We’ll also learn more details about how the lighting actually works later this week, but let’s look at the installation.

lighting on truss

lighting on truss

Big pieces of grid work with a square cross-section are bolted together. That grid on which the lights and speakers will hang is called a truss. Months ago, the designers of the show started with an electronic file showing not only the physical space of the room in three dimensions, but also the structural parts of the roof. That plan indicated access points to which the trusses can be attached, called hang points. A hang point is rated for a certain amount of weight it can bear. As the lighting designer planned how many lights and where they were to hang on the truss, he had to know how much weight he was adding. More weight, more hang points. And every time he needed another hang point to accommodate the gross weight of the truss, he had to add a chain and a motor that will support the truss and raise and lower it. If all this planning is not precise, it is an excruciatingly time-consuming and expensive matter to adjust things on site. The schedule assumes that everything will go according to plan, and, since the show has to happen at a specific day and time, delays are A Bad Thing. That’s one of the primary reasons to have people in whom one has enormous confidence doing this work

Another reason to get good people is that there are several thousand pounds of hardware that are going to be hanging over the heads of an audience. Safety First!

lighting truss

lighting truss

Although this photo is several years old, the principle still obtains. As the truss is assembled on the ground, all the chains are attached to their hang points, and then in sync, the motors crank the truss up to about chest level. Then the crew starts attaching the lights and their cables. All this is executed according to a detailed plan, because each lighting instrument and its control cable have to be wired into the system in a specific way that corresponds to the software that and the lighting control board that will be used to program the show.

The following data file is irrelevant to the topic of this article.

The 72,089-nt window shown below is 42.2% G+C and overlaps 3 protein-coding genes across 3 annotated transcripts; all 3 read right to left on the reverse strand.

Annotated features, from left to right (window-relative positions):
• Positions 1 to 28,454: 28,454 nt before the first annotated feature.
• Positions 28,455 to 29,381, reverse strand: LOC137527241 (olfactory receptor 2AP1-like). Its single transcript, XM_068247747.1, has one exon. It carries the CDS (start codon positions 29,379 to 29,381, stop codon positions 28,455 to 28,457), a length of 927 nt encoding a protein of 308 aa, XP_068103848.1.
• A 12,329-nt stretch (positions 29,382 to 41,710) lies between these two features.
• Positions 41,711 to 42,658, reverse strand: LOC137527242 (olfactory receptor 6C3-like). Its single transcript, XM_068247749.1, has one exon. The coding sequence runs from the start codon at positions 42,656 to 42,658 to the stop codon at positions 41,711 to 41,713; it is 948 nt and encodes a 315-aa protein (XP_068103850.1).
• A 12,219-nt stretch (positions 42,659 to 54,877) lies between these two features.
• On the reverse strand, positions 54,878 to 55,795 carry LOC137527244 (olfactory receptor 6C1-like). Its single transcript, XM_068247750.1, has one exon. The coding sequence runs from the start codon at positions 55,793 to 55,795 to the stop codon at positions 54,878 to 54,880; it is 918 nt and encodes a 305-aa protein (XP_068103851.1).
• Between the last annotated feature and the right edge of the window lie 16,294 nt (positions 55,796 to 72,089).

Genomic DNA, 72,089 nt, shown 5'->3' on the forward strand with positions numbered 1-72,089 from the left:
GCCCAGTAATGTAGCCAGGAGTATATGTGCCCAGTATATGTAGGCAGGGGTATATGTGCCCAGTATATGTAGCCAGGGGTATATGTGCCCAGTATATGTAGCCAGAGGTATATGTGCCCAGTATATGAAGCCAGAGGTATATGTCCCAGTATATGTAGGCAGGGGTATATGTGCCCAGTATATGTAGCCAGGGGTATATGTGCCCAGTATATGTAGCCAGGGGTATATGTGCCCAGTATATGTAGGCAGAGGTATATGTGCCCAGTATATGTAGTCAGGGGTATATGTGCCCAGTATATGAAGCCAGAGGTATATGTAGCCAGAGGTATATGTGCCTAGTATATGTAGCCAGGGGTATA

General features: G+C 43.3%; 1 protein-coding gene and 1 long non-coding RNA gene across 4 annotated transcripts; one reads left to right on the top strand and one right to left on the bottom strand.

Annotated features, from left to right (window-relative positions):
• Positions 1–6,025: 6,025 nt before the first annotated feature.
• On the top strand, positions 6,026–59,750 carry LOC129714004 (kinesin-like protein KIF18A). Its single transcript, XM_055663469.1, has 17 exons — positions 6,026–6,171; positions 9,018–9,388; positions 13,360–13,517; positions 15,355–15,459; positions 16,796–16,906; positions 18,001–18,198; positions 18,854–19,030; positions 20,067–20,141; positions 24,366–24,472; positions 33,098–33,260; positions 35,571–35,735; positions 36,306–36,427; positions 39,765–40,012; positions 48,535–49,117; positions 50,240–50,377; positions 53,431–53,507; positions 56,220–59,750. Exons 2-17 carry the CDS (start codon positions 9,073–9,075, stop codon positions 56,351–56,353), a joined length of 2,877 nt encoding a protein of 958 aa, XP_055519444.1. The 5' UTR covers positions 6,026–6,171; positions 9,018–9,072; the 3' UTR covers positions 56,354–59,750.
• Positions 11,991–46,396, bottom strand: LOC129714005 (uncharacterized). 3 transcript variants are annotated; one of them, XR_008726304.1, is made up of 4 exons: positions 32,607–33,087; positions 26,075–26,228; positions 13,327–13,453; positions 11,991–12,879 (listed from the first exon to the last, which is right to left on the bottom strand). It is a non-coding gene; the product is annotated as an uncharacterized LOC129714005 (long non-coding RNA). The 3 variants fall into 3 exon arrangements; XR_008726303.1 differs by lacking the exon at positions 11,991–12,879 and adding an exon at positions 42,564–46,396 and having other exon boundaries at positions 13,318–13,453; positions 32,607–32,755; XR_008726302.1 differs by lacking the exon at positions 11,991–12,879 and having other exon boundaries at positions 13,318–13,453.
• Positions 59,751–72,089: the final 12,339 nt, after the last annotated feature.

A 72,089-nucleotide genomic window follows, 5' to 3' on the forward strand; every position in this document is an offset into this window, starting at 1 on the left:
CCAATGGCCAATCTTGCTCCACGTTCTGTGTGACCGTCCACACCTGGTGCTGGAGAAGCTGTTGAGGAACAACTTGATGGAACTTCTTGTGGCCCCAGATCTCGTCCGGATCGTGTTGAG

The goal is to move as quickly as possible to get the trusses built, attach all the lighting instruments and speakers, run the cables, and then “fly” the assembly up into the air. That leaves the ballroom floor free so that the stage can go in and other work can happen in the ballroom.

While all this large-scale work is going on, there is activity in every part of the room, and in the next couple of days, we’ll continue to look behind the scenes at the work that is happening in parallel.

Tomorrow: Lighting and audio.

I thank my friends from Epic Production Technologies for providing the skill and the gear. For bodacious photos of their awesome shows around the world, click on their link.

© 2013 Brad Nixon

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Responses

  1. Nice photo of the Anvil cases with “Plasma” stenciled on them. I just hope there aren’t any unfortunate mix-ups with a blood donor convention in the same location!

    Like

  2. Thanks, B! This makes it real 🙂

    Like

  3. The carpet and ceiling seem vaguely familiar somehow. 🙂 I think it is excellent that you write about this. One can easily forgets that there is a lot of work done, before the crowd shuffles in. Please let us now more of this.

    Like